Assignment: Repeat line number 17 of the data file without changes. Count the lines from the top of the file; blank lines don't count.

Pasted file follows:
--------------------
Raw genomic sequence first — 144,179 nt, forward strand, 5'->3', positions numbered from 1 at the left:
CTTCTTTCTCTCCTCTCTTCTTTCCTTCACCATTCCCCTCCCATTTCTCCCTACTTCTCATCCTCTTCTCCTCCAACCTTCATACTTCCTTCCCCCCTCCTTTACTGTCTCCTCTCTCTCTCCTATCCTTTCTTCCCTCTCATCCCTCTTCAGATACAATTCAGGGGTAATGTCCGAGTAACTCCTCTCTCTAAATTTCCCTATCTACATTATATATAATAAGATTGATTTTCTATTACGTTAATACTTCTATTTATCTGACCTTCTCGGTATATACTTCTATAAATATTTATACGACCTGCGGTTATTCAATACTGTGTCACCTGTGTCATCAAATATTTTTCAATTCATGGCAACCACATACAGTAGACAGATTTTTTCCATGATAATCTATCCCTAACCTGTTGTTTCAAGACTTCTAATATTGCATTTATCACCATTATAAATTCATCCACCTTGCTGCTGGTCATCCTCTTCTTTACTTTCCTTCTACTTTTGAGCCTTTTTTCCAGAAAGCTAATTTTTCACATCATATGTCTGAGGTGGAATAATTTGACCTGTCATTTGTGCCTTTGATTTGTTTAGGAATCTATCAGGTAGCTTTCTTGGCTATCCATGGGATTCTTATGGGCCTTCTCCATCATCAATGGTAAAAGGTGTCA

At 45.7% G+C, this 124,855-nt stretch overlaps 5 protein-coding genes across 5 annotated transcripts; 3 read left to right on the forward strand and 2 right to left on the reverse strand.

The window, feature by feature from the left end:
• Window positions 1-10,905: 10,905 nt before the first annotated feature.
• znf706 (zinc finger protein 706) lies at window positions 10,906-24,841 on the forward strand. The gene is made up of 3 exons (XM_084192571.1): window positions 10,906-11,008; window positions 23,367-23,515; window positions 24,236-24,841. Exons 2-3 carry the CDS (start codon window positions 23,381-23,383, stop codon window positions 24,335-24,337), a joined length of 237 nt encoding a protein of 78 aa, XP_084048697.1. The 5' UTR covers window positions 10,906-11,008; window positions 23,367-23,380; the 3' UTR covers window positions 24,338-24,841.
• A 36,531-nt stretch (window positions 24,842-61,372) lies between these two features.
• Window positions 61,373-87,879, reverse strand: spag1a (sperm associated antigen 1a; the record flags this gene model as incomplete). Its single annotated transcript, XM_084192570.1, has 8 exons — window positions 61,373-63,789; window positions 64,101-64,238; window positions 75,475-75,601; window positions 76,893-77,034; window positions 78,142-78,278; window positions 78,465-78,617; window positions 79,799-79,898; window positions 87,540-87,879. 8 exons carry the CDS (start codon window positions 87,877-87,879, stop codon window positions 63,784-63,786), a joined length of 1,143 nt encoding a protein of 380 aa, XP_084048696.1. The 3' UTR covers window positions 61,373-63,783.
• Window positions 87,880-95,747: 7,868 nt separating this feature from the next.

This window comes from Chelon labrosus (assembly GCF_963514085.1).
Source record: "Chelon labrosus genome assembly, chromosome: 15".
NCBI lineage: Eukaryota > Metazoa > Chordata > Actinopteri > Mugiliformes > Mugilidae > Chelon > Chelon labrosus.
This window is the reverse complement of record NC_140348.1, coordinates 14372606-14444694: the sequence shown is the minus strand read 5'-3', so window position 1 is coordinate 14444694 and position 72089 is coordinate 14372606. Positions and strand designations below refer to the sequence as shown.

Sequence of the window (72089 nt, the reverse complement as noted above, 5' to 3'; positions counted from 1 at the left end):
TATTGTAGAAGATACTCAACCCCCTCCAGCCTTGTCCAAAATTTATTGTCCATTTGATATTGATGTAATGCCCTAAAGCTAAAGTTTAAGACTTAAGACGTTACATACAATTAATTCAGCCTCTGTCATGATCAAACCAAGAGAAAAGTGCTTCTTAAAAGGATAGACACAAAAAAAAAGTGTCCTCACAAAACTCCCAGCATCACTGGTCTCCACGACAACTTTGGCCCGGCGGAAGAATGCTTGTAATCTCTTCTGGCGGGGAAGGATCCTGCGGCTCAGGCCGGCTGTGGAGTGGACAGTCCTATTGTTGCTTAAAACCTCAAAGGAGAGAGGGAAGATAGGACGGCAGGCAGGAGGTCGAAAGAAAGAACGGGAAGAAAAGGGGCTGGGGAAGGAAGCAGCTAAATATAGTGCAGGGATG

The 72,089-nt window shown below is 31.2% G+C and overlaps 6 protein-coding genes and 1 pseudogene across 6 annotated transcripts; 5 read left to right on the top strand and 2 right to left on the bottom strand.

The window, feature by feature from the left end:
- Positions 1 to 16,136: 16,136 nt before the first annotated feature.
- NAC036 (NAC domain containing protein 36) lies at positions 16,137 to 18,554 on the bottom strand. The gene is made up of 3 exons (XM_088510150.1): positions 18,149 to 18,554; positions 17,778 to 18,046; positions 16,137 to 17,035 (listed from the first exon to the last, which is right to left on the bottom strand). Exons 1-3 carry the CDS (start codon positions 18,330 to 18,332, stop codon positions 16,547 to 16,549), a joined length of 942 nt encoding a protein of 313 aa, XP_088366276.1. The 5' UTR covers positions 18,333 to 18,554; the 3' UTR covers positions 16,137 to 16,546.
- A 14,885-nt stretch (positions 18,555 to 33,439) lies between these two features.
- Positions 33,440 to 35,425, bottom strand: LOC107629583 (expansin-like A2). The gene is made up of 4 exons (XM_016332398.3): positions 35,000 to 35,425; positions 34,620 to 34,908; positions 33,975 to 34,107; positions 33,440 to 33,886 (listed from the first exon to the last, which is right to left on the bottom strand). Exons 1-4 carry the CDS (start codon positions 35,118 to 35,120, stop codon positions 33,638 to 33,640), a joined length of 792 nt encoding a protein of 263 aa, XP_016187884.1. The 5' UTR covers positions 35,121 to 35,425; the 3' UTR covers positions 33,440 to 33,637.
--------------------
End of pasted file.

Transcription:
The window, feature by feature from the left end: